They’re diverse, influential, and demanding. They spend more time with media (9.5 hours a day on average) than most Americans sleep. Growing up with Apple, Amazon, and Google, they have high expectations about user experience – and aren’t shy about voicing their displeasure when a business’ approach falls short.
And they’re ready to change the way you practice healthcare.
Despite popular perception of boomers as the largest generation, millennials now actually outnumber boomers – according to census figures, there are 11 million more millennials than boomers today, and the most common age in the U.S. is 22.
Perhaps more importantly than millennials’ size, however, are the experiences and preferences that shape them as consumers – and patients.
As the first truly digital generation, many millennials have never lacked access to connectivity tools like the Internet or mobile phone. They align with technology and expect it above all to work seamlessly and without issue. And growing up through recessions, they tend to be more cost-conscious than you might think, with no qualms about using technology to shop around for the best price.
All that’s made for a group of very savvy consumers – one that’s much less likely than previous generations to accept the problems of the healthcare status quo.
Whereas boomers have spent a lot of time interacting with healthcare providers in traditional ways, millennials are relative novices by comparison. Their healthcare expectations are shaped less by the actual experience of consuming healthcare, more by the customer-facing practices of other service companies they do business with.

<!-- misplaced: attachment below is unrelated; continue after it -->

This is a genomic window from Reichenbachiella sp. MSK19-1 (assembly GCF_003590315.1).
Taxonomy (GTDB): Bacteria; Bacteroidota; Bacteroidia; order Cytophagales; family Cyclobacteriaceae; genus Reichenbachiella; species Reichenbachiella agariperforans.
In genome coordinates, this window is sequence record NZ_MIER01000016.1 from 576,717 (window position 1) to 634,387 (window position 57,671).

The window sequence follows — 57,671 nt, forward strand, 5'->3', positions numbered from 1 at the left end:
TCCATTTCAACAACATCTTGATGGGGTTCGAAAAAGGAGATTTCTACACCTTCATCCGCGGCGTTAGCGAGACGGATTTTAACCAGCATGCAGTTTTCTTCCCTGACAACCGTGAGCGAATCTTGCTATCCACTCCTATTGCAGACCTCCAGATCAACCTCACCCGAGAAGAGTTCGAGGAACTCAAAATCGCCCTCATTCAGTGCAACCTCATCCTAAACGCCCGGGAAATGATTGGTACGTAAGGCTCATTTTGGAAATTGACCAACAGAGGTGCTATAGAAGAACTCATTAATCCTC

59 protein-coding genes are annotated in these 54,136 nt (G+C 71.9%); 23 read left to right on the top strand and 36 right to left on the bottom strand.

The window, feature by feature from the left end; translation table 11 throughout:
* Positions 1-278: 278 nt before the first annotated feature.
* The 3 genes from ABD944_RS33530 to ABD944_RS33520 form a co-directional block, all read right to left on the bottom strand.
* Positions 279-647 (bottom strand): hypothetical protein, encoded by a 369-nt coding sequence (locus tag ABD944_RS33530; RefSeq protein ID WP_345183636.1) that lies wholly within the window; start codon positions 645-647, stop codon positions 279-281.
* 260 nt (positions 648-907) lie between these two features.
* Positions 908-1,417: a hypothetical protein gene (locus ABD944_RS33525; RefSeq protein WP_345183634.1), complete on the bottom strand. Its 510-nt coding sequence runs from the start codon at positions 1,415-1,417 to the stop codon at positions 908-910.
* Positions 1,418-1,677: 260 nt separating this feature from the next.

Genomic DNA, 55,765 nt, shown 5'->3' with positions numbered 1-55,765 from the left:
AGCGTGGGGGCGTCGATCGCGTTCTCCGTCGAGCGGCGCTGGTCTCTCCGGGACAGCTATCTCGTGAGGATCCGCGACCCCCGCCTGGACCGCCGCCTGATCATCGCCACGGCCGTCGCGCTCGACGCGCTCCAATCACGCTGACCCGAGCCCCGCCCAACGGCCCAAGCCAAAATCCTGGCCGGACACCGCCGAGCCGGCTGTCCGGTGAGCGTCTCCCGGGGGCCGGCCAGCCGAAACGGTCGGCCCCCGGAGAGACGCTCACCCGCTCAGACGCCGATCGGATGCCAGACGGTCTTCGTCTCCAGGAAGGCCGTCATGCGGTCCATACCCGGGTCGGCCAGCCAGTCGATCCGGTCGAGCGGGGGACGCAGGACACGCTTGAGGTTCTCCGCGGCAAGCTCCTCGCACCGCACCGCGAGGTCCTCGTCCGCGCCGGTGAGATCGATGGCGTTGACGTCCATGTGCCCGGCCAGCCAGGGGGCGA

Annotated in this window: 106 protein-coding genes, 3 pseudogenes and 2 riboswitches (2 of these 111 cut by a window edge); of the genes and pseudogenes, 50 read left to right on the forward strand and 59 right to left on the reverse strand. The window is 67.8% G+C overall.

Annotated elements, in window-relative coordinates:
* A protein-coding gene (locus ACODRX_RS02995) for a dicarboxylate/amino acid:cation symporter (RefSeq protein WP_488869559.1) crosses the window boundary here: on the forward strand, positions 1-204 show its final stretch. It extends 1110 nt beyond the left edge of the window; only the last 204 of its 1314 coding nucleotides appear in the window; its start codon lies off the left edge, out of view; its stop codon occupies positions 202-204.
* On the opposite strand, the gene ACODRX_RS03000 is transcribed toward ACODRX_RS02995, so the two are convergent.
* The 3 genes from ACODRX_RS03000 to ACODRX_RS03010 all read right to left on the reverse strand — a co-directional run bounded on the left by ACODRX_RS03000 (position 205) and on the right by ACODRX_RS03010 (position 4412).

So don’t be surprised when millennials demand consumer-driven improvements like additional price transparency, more convenient care options, or simpler financial practices. Or press for big healthcare change – particular on the customer service side of what providers do.
Designing Patient Financial Practices that Appeal to Millennials
Millennials’ healthcare expectations are a lot different than previous generations. And given their numbers and rising financial clout, it’s no surprise that providers are taking notice.
The good news is that the tools and technology that appeals specifically to tech-savvy, convenience-minded millennials also elevates the healthcare experience for all patients. And by offering practices that are simple and user-friendly, providers gain a big competitive edge that can help differentiate their services from competitors.
How will an increase in millennial patients change your revenue cycle? What patient financial communication practices can you use to win them over – while also improving service for rest of your patients? In the rest of this blog, I’ll describe four user-friendly, millennial-approved patient engagement techniques to help get you on the right path.
Let’s get started.
The next generation of patients want innovation in how they connect with providers, and mobile is quickly becoming their preferred communication channel.